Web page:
I’ve done some routing around to find evidence of how common website downtime is. According to Pingdom the average website is down for two hours per month!! That could be alot of visitors or customers lost. Sainburys, a leading UK supermarket, website was down for three hours during one day last year and at various other times. A large number of customers were tracked immediately moving from Sainburys to a competitor.

Downtime costs

Back in 99′ Ebay’s 22-Hour outage was estimated to have cost them $2 Million. The Register figured UK  Website downtime to cost £565m a year in 2002. This included “indirect costs, such as loss of reputation, lost future sales and the cost of storing unsold goods”. Harris says (2008) transaction problems impact £11.9b of sales. The impact of downtime has other downsides. Google penalizes your long term Ads Quality Score when your site or landing page is down.

Despite the interruptions the outlook remains very strong for ecommerce and for other web services.  Cloud/SaaS is forecast to grow massively over the next five years. IDC are saying upto 33% of IT spending growth by 2013!! This growth includes many of the free services such as Gmail, Facebook, etc which we have come to love. As Cloud inertia grows more and more chargeable apps are going to switch to the web.

A very similar downtime and slowdown reality to ecommerce also applies software-as-service (SaaS) apps. Only the churn rate of customers is slower i.e. SaaS users/consumers are on short term billing contracts. The effect is not a immediate loss of sales. Unless they are trying to sign up of course. However the resulting loss of sales and reputation is the same. The Cloud and SaaS apps have much to learn from ecommerce’s 15 years of experience. And ecommerce still has a long way to go.

Related Post:

Website/SaaS downtime: bad planning or bad luck

Aware Monitoring: The startup formally known as Viisys

May 22, 2009

When we set out on our startup journey we didn’t know what we were going to make. So we named our company Viisys, which is an abbreviation of Seven Systems (seven being in the roman numerals VII). The seven (vii) means the 7th step of enlightenment and Sys refers to Tech systems. Seven is also a lucky number but who needs luck?

Moving the clock forward  we have been enlightened and our new website monitoring app, Aware Monitoring will be released later this year 🙂 We’re now ready to change our name to reflect what our service does i.e. monitoring. We will now trade and be known by our product name, Aware Monitoring and not Viisys. This change of identity is not unusual. Our good friends Andy and Ali at Huddle.net started out as Ninian Solutions and now trade as Huddle.

AwareTM_Logo

Simon, my co-founder, recently posted that its really exciting to see our branding coming together. To complete the brand switch over I’ve now changed company name on my LinkedIN profile and email footer to Aware Monitoring. I’ve also removed the ‘About’ page on this blog and updated the ‘Who am I’ without reference to Viisys.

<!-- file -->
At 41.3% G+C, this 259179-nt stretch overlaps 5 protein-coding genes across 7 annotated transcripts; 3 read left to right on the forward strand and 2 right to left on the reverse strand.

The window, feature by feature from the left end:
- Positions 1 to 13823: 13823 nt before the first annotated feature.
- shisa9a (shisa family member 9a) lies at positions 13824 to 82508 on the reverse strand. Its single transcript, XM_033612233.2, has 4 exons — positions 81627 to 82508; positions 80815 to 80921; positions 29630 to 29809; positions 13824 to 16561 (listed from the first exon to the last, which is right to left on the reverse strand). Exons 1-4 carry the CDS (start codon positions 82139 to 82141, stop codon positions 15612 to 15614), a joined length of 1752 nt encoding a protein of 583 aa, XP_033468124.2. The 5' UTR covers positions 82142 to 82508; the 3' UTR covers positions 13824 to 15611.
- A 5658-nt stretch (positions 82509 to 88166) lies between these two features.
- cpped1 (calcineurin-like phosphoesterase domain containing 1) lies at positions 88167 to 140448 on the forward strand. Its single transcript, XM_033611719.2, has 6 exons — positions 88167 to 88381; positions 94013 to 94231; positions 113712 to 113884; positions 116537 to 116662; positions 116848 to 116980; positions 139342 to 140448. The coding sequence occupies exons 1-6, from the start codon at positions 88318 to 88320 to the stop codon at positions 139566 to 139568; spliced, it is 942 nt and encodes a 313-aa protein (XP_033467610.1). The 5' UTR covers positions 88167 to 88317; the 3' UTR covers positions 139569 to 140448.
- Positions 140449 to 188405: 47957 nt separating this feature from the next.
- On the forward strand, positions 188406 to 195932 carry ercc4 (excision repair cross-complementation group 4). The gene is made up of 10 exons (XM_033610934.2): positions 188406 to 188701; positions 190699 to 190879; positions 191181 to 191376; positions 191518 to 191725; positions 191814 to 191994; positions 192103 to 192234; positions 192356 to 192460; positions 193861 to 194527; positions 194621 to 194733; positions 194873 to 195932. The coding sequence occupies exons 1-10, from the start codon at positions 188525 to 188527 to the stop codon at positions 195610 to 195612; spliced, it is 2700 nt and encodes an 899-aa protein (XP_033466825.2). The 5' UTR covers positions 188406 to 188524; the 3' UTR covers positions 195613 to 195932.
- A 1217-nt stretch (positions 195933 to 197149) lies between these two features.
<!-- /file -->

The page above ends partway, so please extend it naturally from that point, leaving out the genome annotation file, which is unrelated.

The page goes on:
These changes have also been a chance to update my ‘about/Who am I’ as they felt a little ‘corporate’ and unfriendly. A summary bio is now also on the front page. Hopefully you’ll agree that the new blog bio is more straight forward and friendly.. Here’s the old version:

About

Innovations including the internal combustion engine, electricity and the Internet have radically changed our lives. I am interested in one thing and that is change, love it or hate it change is inevitable.

Market innovators and entrepreneurs drive business change through marketing strategies. We can only speculate on what the future holds, so join me on this journey to uncover how new software technologies may change the way we work and live.

This blog is for for marketers, technology innovators, fellow entrepreneurs and anyone else interested in new social media technologies and how they are affecting businesses and organisations.

The blog was formed by Nick Barker in 2008. If this is your thing subscribe to the feed and stay in touch.


Who am I

Having worked in the IT industry for 20 years I have seen many innovations and much change from the very early days of the IBM PC through to the growth of global outsourcing and today the rise of social media. My experience ranges from working in small owner manager firms to global software giants in a variety of sales, pre-sales and product management roles.

Today I run a start-up, Viisys, technology company with my co-founder Simon Oxley based at the University of Nottingham incubator facilities. We have just released a central website, E20portal.com, to inform firms of the value of Enterprise2.0 technologies. For more information check me out at LinkedIN or my firm Viisys at www.viisys.com.

And you can see the new one over to the right..